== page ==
March 17, 2017
Surrender Demand Letter
Original typed letter from “The German Commander” to “the U.S.A. Commander of the encircled town of Bastogne” requesting the “honorable surrender” of the American troops as, “There is only one possibility to save the encircled U.S.A. troops from total annihilation”. The German Commander offers a two hour window – “The order for firing will be given immediately after”.
On December 22, 1944 at approximately 11:30 am a small group of German soldiers approached the American troops near Bastogne. The Americans were members of the F Company of the 137th Glider Infantry Regiment, 101st Airborne Division under General Anthony McAuliffe. The Germans demanded to see the Commanding Officer. The Americans blindfolded the German soldiers and brought them to the F Company Command Post. The message was read to Brig. Gen. Anthony McAuliffe in his sleeping quarters adjacent to the communications center. McAuliffe’s reply was, “nuts”. In fact, McAuliffe originally asked if the Germans were wanting to surrender. Chief of Staff, Lt. Col. Ned Moore corrected him that the Germans were asking the Americans to surrender. McAuliffe’s typed reply read, “To the German Commander, NUTS! The American Commander.”
This encounter occurred during the Battle of the Bulge, December 16, 1944 – January 16, 1945, in which the German Army attacked Ardennes as well as Bastogne where McAuliffe was a Commander. Bastogne was the ultimate goal of the German offensive as it controlled many access and through roads. McAuliffe and the 101st Airborne Division was able to hold Bastogne and is considered one of the supreme accomplishments of the American Military.
The surrender request was typewritten on two sets, one in English and one in German. This is the English version. Accompanied by an envelope, “United Sates Forces / Official Business / handwritten in pencil, Original of Bastogne surrender demand.” Dimensions: 11.62″ x 8.25″. Provenance: Estate of General Anthony McAuliffe thence by family descent.
March 17, 2017
Harry S. Truman Signed Potsdam Proclamation
Original mimeographed period copy of the mechanically printed document, the Potsdam Proclamation, signed by President Harry Truman with Churchill and Chiang Kai-shek’s names added in Truman’s hand, dated July 26, 1945. Of note, the draft version as held by the Truman Library does not contain the date.
This disregarded copy was collected by Secret Service Agent Elmer R. Hipsley, which was a customary procedure for unattended documents. It was hidden in an accompanying map of Berlin in a storage box until it was discovered while clearing out his estate. Copies of associated photographs and identification are shown in the lot as supporting documentation and a video of the event showing Agent Hipsley at the scene.
Also included is a “Throughway Plan of Berlin”, third edition, photolithographed by War Office, 1945. During World War II, the Potsdam Proclamation called for Japan’s unconditional surrender and threatened “prompt and utter destruction” for noncompliance with the terms.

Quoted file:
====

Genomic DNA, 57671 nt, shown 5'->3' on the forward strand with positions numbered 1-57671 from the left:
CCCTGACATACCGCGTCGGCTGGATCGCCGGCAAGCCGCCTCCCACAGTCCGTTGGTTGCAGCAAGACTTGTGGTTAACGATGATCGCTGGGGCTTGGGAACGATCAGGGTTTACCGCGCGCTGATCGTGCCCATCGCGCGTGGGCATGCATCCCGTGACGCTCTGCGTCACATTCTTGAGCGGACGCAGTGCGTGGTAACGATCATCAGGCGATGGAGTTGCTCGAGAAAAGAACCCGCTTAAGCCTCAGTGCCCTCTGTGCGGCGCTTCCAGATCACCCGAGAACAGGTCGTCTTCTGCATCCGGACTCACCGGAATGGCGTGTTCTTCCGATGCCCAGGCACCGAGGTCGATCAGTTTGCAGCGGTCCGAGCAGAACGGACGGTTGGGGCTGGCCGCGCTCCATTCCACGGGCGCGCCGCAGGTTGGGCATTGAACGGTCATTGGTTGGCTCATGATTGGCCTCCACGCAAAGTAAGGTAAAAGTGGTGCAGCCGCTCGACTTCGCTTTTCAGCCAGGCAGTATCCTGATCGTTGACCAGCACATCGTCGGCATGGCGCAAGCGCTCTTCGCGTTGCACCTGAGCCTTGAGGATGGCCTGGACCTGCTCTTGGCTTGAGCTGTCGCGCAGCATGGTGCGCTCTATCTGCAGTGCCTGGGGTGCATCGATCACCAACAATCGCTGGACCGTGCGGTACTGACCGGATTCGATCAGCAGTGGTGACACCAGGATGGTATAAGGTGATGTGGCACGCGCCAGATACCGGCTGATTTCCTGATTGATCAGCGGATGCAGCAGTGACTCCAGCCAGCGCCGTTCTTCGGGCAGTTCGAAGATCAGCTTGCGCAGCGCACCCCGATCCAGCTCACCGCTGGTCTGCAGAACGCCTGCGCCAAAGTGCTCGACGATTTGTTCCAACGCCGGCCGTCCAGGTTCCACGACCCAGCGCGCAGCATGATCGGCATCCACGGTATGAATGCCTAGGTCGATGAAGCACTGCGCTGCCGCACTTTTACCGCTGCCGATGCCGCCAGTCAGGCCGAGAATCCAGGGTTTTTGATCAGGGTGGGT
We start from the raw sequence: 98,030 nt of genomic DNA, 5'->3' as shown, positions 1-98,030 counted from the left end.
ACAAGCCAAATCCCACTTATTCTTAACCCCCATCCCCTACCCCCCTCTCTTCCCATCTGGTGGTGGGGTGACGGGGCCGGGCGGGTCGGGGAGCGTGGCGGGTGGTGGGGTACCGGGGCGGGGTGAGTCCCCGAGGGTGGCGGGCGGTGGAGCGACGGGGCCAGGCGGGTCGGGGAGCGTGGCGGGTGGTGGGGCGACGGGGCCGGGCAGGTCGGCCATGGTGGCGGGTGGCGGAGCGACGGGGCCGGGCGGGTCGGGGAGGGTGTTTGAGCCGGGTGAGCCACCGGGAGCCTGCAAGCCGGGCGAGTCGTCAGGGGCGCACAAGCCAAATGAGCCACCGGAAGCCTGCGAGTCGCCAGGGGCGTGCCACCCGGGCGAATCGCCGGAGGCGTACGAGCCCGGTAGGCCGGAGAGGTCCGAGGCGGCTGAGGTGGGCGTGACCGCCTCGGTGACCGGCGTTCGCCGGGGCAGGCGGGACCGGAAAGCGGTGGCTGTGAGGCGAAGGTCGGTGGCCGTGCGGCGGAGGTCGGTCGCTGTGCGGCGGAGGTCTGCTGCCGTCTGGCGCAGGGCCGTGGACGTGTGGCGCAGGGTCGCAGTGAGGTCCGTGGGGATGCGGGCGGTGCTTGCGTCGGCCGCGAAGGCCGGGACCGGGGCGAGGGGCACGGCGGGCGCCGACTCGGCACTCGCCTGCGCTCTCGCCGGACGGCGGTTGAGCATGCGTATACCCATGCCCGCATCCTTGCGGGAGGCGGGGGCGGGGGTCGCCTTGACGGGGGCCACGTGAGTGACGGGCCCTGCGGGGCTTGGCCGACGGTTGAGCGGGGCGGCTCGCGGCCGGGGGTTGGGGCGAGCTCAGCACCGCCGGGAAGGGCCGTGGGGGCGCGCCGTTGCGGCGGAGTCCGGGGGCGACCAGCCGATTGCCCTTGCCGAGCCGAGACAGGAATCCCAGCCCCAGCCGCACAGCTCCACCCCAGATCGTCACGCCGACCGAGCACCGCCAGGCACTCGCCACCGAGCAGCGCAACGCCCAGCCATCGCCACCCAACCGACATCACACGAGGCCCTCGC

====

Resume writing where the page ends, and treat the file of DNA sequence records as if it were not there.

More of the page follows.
The Proclamation was dismissed by the Japanese and the atomic bomb was dropped on Hiroshima the following week. Provenance: Secret Service Agent Elmer R. Hipsley who was present with President Truman, thence by family descent.
February 04, 2017
Anne Frank’s Copy of Grimm’s Fairy Tales, Signed by Her
The evocative piece, a 1925 German edition of Grimm’s Fairy Tales (Aus Grimms Märchen), signed on the title page by Anne Frank, was acquired by the Museum at an auction in New York City in May. Anne signs her name and her sister’s name, “Anne Frank en Margo Frank,” in the upper right portion.
The book is accompanied by a 1977 letter written by her father, Otto Frank, explaining that the book had been left behind in the family’s apartment in Amsterdam, before they went into hiding in the secret annex.
Kenneth W. Rendell, the Museum’s Founder and Director, said that genuine signatures of Anne Frank are extremely rare. This is only the third time that something signed by Anne Frank has been sold. “Anne Frank is a human symbol of the Holocaust,” says Rendell. “Her diary is read by students everywhere in the world. Seeing this book, which belonged to her, with her handwriting on the title page, is as direct a personal connection as we can have with her. It is a dramatic reminder that Anne Frank was only 16 years old when she died in a concentration camp.”
Although the Museum has one of the most comprehensive and important collections of Holocaust artifacts, including letters by Anne Frank’s father about getting her diary published, her grandmother about how she died, and others surrounding her, until now, there was nothing of Anne Frank herself.
Founding Education Director Marshall Carter says, “This poignant reminder of Anne Frank will profoundly move students. So many young people who visit the Museum read her diary, and now they can come so near to a book that was Anne’s very own. That closeness with history reminds us today, that Anne was real, she had a childhood, and she knew the stories, the fairy tales, we ourselves know.”
Anne Frank’s diary is on permanent display at the Anne Frank House in Amsterdam. Only three other museums have examples of her handwriting.